• What release date are you shooting for? Publisher sites such as Kindle Direct Publishing, Kobo, Smashwords, and Draft 2 Digital allow the establishment of future publication dates so that your book can collect preorders; at the time of this writing, Nook Press does not. BTW, my next KU release may be preordered now, and it's called The Challenge--thanks for your support of my work!
  • How do you plan to build buzz about your book? Online via Facebook, Twitter, Pinterest, etc.? Via a "cover reveal" or "preorder party" blog tour or Facebook event? As many of those options as your schedule, your budget, your family, and your heart can tolerate??
  • If you have a smart phone, create an account at Square so that you can process credit cards for book sales at your personal appearances. This needs to be done at least a month in advance of your first in-person sales event, to give them time to mail you the device and for you to tinker with setting your price points, coding sales tax, etc.
  • Establishing a separate bank account for processing online transactions such as Square, KDP, and other deposits, as well as for paying writing-related expenses is not mandatory, but I have taken this step as a precaution against online theft and I do recommend it even if you don't establish a formal company for your books.
  • Where do you plan to announce your release? Online via Facebook, Twitter, Pinterest, your blog, etc.? Schedule Facebook and other online events at least a month in advance!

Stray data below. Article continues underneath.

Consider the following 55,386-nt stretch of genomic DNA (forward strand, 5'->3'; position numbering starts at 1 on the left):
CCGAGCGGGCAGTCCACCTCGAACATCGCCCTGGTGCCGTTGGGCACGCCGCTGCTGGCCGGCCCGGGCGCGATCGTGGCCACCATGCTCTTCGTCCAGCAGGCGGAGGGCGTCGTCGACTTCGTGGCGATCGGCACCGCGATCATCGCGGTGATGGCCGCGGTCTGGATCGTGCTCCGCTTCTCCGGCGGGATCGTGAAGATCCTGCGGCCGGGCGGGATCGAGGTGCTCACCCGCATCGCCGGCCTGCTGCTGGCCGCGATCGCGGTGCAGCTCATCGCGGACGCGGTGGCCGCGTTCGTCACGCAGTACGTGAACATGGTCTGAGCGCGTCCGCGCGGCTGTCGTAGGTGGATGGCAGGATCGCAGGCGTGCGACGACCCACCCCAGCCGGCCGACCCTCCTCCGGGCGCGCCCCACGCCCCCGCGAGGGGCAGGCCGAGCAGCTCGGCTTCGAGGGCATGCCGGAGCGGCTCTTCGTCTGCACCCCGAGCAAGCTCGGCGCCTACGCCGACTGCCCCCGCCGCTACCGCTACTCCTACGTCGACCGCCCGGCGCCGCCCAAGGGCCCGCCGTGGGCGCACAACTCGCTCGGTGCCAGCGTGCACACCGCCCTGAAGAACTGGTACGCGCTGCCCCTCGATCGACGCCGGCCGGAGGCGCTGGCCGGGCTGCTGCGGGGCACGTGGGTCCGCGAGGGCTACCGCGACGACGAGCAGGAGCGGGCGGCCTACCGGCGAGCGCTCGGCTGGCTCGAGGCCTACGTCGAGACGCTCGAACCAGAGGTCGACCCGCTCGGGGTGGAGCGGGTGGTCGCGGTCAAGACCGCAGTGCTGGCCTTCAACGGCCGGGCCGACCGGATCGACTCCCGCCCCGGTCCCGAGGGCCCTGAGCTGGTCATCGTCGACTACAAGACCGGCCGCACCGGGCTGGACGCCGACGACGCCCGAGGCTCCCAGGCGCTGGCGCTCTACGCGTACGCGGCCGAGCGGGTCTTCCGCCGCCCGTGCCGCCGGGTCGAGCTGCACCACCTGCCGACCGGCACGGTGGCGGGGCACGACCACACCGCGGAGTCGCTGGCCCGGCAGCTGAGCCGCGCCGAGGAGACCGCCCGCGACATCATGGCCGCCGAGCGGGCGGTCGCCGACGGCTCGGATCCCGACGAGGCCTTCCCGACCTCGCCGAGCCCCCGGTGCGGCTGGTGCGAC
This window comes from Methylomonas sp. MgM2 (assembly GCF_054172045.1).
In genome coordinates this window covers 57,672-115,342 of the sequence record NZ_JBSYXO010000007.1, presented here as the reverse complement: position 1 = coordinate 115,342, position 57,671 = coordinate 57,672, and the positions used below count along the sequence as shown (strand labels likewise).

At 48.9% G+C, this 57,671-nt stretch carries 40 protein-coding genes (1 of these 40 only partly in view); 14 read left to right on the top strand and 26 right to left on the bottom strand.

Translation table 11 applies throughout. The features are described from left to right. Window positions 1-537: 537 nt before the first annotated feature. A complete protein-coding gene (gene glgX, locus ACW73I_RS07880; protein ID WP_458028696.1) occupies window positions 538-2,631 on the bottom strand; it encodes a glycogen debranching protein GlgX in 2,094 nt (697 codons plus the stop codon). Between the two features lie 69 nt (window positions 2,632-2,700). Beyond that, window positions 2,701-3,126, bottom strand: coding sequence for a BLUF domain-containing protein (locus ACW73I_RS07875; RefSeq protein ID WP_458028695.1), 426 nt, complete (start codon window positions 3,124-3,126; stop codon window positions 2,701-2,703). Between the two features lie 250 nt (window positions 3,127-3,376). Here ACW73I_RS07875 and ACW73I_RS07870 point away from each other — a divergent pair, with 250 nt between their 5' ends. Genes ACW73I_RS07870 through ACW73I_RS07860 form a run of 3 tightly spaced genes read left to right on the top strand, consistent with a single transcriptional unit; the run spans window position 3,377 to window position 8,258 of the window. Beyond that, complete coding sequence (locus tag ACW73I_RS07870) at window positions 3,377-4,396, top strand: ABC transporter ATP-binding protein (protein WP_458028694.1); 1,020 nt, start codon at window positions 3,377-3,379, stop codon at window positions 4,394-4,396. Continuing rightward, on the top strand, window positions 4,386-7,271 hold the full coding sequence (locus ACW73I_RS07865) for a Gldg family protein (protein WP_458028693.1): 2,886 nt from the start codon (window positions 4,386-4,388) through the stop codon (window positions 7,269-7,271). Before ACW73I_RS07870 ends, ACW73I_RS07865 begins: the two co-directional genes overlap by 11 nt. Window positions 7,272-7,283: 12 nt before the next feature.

• I strongly recommend scheduling a "release blitz" blog tour at least two months in advance of your planned release date to maximize the number of reviews your book will receive at the time of launch. Reviews cannot be posted for books in the preorder phase, so having reviews lined up and ready to post on Launch Day becomes crucial, since many free book-promotion sites have minimum requirements for the number of reviews a book has (and often a minimum "star" rating too) before they will feature it.

    Speaking of launch tours, The Challenge has a Cover Reveal scheduled for July 7 and the Release Blitz is scheduled for July 14. THIS FORM governs the signup for both, and thank you for participating! :)
  • Do you plan to announce the launch at a personal appearance such as a fan convention? If so, then you need to have physical advertising material--bookmarks, book cards, swag, etc.--prepared to hand out, as well as any vinyl banners or other advertising tools you plan to display.

Promotion--some aspects of which I touched on above--is a whole topic unto itself that I will discuss in more detail next week!

Liberty has won the Books Go Social 
2015 Best Self-Published Work award!

All this month, you are invited to...
— Follow Kim on Twitter
— Add Kim to Google+
— Subscribe to her YouTube channel
— Leave a comment on any page of The Maze, especially if you have done the Twitter and/or YouTube follow
...and each action this month is good for one chance to win an e-book copy of Liberty. Please enter often, and good luck!